Sunday, July 20, 2008

Why Does the Media Do Such Things?

Ya know, it just frustrates me to read the kind of idiotic garbage thrown at us in the media sometimes. Take for instance this piece above. That little gem appears on the homepage of today. For those of us who don't know any better and who won't take the time to actually READ the article attached to the image, it seems as though someone, somewhere, probably with more sense than the average person has (one would assume), is saying conditioner - as a whole - is a bad hair mistake. Those of us who know better will know this is a ridiculous statement to make.

Because of my disgust alone, I read the article linked to the image. The piece is written by Sally Wadyka. I did a google search to see what else Sally might be linked to in the realm of hair expertise. Turns out she has written numerous pieces for MSN's Lifestyle section, one or two others on hair. Sally talks with Renee Cohen, named as senior stylist for Serge Normant at John Frieda, New York City (a google search of Renee comes up with nothing in way of hair info by the way). I'm sure Renee is an expertly trained styling professional, so I'm not trying to downgrade the advise coming from that source. What I'm questioning is the way this information is presented in this article.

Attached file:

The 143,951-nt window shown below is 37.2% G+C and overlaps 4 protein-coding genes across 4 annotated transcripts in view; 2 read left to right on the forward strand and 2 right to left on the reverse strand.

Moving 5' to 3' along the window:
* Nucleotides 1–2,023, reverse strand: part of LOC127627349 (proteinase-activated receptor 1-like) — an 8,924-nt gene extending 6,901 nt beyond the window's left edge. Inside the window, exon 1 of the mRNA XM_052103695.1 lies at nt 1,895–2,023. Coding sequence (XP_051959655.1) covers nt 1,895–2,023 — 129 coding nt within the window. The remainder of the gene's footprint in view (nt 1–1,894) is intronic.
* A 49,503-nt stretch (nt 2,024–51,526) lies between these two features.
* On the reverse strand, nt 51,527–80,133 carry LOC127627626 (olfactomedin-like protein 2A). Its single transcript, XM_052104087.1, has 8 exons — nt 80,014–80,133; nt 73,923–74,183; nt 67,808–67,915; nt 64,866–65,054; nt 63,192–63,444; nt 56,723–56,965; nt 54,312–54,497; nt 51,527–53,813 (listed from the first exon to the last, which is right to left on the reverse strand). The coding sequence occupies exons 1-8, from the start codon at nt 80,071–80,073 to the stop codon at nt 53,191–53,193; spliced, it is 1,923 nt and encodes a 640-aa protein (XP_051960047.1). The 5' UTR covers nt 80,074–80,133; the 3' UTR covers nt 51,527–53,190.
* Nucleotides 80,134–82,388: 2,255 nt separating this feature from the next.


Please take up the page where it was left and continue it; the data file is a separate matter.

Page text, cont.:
The title of the article is The Dirty Dozen: 12 Hair Mistakes You May Be Making. Clever, isn't it - mistakes you MAY be making? I'll try not to pick it apart too much. On read, the article actually has some decent info, hints and tips. When we get to the actual item on conditioner, it turns out what the source is espousing is not to use too much conditioner if one has fine, limp hair. A bit of a different tune than the one sung in that image above, don't you think? The other complaint I have is the magical #12. One can almost feel the digging that had to be done to come up with a whole 12 items just for the sake of giving the title of the article life.

Ok, I'm done. I just had to draw attention to that. Why do media outlets feel they need to trick us into reading their stuff? And why draw on fear - oh, you better stop using that conditioner, miss, you may be hurting your hair - kind of mentality? Please - we're smarter than that - right? Give me your comments!

1 comment:

  1. Drama sells, and attention-grabbing headlines will get the clicks. That's just the way it is. I have been known to wait on pins and needles through the commercials for a big story that turned out to be not much of anything at all. It's unfortunate.


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